Crisis management: First, find the root cause

The first key to any corporate turnaround plan is accurately assessing the root causes of the crisis. You must separate the symptoms from the causes — an action plan that treats symptoms only makes matters worse.  You may find a variety of issues that “need work,” but it’s critical to figure out which are at the root of the problem and which are merely symptoms. Here are just a few to think about:
• The Wrong CEO:  Some entrepreneurial CEOs are very good at building a company from startup to around $5 or $10 million dollars, but begin to flounder when the company gets larger or enters what’s called “corporate adolescence.”  Others cannot seem to manage start-ups but really hit their stride when the gross revenue moves above $50 million annually. The right CEO, in the right situation at the right time, is a good rule to follow.
• The  Wrong  Board: Often the board is populated with individuals well versed in the technology of the company but inexperienced at professional governance. Or, they may be friends of the founder/CEO and unlikely to rock the boat. Governance is the appropriate focus of the board, of course. Unless it accepts this responsibility, oversight of management will be ineffective and the company will suffer. It may be necessary to repopulate the board with new members whose experience, knowledge and range of connections are more appropriate.
• Poor Strategic Choices:  For the most part, poor choices reveal problems with the strategic planning process. In some situations, it is an indication of the lack of good judgment on the part of the senior team — particularly the CEO. In others, it surfaces because the team has relied on partial or inaccurate information in its decision making.
• Poor Execution:  Some teams are very good at planning but fail at execution of those plans.  At larger companies, the CEO and the senior execs are often addicted to “strategic speak” — and leave the actual implementation to the “worker bees.” This can create an “us vs. them” environment — a disconnect between those who work for a living and those who sit around and think up things for them to do.
• Inadequate Controls:  We’ve seen everything from shoebox accounting to SWAG (“Systematic Wild-Ass Guess”) approaches to financial forecasting, production or inventory controls. A company needs professional control systems in place.  Failure to do so puts the entire operation at risk —and that happens far too often.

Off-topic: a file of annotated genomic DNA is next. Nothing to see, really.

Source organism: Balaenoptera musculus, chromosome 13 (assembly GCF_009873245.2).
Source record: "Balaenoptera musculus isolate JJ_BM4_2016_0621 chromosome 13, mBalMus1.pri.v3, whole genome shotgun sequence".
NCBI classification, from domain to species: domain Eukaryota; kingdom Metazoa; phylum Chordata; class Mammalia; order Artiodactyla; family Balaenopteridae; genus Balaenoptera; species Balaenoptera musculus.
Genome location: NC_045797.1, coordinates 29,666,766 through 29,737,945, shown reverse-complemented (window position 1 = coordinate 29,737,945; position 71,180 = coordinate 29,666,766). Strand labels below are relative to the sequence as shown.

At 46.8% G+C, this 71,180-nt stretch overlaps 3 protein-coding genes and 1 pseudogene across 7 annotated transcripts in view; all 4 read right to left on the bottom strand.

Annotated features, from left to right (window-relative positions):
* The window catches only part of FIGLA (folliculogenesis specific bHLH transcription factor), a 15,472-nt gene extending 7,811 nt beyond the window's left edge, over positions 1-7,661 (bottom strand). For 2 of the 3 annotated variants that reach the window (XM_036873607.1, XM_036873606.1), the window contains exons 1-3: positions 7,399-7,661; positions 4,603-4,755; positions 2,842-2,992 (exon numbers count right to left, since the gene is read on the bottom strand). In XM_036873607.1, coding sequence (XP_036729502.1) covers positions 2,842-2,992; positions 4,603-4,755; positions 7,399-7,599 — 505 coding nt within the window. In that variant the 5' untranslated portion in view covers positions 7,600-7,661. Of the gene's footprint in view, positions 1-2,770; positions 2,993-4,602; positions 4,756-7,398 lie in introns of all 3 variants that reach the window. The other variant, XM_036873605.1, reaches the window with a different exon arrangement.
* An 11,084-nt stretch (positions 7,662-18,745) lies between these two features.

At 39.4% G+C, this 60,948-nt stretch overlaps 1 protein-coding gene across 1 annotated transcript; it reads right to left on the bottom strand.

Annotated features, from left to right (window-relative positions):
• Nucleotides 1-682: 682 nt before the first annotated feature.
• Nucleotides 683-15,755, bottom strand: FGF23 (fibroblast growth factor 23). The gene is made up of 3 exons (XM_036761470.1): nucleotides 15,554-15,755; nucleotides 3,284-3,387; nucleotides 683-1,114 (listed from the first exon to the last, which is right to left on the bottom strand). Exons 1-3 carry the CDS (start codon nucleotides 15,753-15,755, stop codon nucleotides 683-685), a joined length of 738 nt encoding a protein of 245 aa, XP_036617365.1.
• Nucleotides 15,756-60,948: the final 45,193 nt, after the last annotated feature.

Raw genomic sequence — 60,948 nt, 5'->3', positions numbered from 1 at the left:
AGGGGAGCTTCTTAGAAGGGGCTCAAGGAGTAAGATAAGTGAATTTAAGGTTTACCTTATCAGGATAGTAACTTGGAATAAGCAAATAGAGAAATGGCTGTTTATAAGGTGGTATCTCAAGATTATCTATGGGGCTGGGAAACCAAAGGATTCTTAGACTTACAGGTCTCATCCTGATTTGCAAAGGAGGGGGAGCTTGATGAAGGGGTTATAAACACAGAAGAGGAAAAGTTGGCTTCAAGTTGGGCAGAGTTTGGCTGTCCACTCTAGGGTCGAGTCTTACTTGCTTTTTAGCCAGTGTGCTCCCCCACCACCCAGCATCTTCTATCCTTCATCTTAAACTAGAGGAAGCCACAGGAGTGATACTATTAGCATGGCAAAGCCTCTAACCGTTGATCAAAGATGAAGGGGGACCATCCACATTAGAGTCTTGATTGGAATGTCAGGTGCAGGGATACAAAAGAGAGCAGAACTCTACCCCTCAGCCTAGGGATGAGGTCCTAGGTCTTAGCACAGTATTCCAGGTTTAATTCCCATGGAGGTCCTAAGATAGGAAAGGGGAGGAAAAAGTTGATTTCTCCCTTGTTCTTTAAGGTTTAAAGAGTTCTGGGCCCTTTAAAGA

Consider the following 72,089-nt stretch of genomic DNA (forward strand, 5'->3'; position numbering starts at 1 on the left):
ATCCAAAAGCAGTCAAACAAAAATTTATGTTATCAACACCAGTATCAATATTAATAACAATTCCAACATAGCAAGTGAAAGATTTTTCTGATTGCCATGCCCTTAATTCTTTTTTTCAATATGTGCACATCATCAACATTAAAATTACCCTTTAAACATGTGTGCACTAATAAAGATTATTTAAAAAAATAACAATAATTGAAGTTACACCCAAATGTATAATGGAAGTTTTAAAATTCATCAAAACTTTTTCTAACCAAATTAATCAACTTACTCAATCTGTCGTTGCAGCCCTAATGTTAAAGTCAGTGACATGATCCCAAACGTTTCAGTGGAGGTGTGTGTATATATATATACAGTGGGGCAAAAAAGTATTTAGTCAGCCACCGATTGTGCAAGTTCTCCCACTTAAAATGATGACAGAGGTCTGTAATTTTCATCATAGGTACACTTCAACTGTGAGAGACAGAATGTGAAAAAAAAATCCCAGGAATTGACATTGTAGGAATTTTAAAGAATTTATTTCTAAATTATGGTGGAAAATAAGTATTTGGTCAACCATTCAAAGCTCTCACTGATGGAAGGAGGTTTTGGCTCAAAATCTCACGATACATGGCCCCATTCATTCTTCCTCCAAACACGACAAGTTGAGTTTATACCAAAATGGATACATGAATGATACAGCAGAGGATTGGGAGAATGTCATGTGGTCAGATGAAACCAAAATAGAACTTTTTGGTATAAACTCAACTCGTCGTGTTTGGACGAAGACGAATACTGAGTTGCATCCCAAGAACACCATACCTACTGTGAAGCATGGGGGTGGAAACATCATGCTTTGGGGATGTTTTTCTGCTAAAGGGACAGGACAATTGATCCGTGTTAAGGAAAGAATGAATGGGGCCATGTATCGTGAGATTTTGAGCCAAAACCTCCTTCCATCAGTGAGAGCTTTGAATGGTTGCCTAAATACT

• Insufficient Resources:  Companies need resources in order to grow. That  includes  personnel,  financial  and  informational resources. Companies often neglect or under-perform on one or more of these resource allocations strategies — and that can severely limit growth.
• Revenues Trend Downward:  Marketing and sales may simply not be up to the job. A company’s value proposition may have become obsolete or simply  non-competitive.  It may be a downturn caused by a weak economy. The financial statements will show the downturn — the key is to figure out why the trend is negative. Trouble is, most management teams’ diagnoses are at least partially wrong.   Current management has a stake in making itself look good — and there is the rub. That is why an independent review is essential to the process.
• Inaccurate Sales Projections: Major deviations from sales projections — either grossly negative or positive — can cause significant problems.  (Example: Your sales people tell you that they expect to do $10 million in new business next quarter. You meet with your senior team and plan the resourcing and staffing to manage the new business — all of the plans are carefully made and reviewed. Then your sales people come to you at the end of the month with the news that the number will be $20 million — or, on the negative side, only $5 million. Consider the negative impact on the company and the pressure that puts on the rest of the team. A professional sales team ought to be able to accurately project results; the inability to do so impacts the welfare of the company.
• High Operating Costs:  Sometimes it is the expense side of the income statement  that is unbalanced.  Some companies are overstocked with unproductive consultants and advisors — with no metrics measuring their performance. Other companies have chosen the most expensive alternative to meeting a particular challenge.
• Unsuccessful R&D Projects:  Some companies have spent scarce resources pushing down a blind alley and face the need to write off the entire investment. In addition taking a financial hit, this reflects poorly on the judgment and competency of senior management — and that negative reflection can make it difficult to obtain critical financial resources.
• Becoming Uncompetitive:  Sometimes a company simply loses its edge due to complacency.  Or, a company fails to see a major sea change in the market. In other situations, competitors introduce disruptive technologies that have marginalized the value proposition of a company.
• Excessive Debt Burden:  Many of the symptoms and causes discussed above can lead management to burden the company with excessive debt. These situations call for reducing the debt through aggressive negotiation with creditors and vendors.
These are tough issues for a management team or board to address, especially when strong personalities, egos — and careers — are involved.  That’s why most companies turn to an independent outside consultant for an objective analysis of the situation, and a clear-headed assessment of whether or not the company can be saved.

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